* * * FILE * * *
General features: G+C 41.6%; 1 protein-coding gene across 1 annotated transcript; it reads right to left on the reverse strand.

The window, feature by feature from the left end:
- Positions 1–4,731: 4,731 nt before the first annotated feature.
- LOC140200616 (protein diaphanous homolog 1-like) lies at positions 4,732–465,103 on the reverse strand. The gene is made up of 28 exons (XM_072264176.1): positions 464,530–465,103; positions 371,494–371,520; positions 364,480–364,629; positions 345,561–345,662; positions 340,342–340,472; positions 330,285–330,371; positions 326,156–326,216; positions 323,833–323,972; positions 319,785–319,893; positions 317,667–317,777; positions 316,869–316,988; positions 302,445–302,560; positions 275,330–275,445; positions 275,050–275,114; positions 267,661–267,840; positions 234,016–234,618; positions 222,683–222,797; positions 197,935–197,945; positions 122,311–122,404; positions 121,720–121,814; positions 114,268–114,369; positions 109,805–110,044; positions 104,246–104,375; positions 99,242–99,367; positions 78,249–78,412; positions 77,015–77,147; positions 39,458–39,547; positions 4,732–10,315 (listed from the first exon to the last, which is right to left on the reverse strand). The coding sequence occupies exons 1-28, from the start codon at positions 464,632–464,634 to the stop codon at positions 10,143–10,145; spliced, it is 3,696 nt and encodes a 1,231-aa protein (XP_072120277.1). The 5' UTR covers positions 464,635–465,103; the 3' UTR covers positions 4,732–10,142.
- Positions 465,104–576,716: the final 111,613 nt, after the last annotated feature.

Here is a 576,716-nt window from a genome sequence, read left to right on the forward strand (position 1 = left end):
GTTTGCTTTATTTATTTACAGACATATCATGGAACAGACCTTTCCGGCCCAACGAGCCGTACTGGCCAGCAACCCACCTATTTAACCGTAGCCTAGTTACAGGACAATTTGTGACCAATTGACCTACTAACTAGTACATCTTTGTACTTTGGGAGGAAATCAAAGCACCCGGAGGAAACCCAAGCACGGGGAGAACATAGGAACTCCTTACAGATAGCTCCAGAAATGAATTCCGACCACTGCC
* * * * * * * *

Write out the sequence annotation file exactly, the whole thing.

General features: G+C 41.6%; 1 protein-coding gene across 1 annotated transcript; it reads right to left on the reverse strand.

The window, feature by feature from the left end:
- Positions 1–4,731: 4,731 nt before the first annotated feature.
- LOC140200616 (protein diaphanous homolog 1-like) lies at positions 4,732–465,103 on the reverse strand. The gene is made up of 28 exons (XM_072264176.1): positions 464,530–465,103; positions 371,494–371,520; positions 364,480–364,629; positions 345,561–345,662; positions 340,342–340,472; positions 330,285–330,371; positions 326,156–326,216; positions 323,833–323,972; positions 319,785–319,893; positions 317,667–317,777; positions 316,869–316,988; positions 302,445–302,560; positions 275,330–275,445; positions 275,050–275,114; positions 267,661–267,840; positions 234,016–234,618; positions 222,683–222,797; positions 197,935–197,945; positions 122,311–122,404; positions 121,720–121,814; positions 114,268–114,369; positions 109,805–110,044; positions 104,246–104,375; positions 99,242–99,367; positions 78,249–78,412; positions 77,015–77,147; positions 39,458–39,547; positions 4,732–10,315 (listed from the first exon to the last, which is right to left on the reverse strand). The coding sequence occupies exons 1-28, from the start codon at positions 464,632–464,634 to the stop codon at positions 10,143–10,145; spliced, it is 3,696 nt and encodes a 1,231-aa protein (XP_072120277.1). The 5' UTR covers positions 464,635–465,103; the 3' UTR covers positions 4,732–10,142.
- Positions 465,104–576,716: the final 111,613 nt, after the last annotated feature.

Here is a 576,716-nt window from a genome sequence, read left to right on the forward strand (position 1 = left end):
GTTTGCTTTATTTATTTACAGACATATCATGGAACAGACCTTTCCGGCCCAACGAGCCGTACTGGCCAGCAACCCACCTATTTAACCGTAGCCTAGTTACAGGACAATTTGTGACCAATTGACCTACTAACTAGTACATCTTTGTACTTTGGGAGGAAATCAAAGCACCCGGAGGAAACCCAAGCACGGGGAGAACATAGGAACTCCTTACAGATAGCTCCAGAAATGAATTCCGACCACTGCC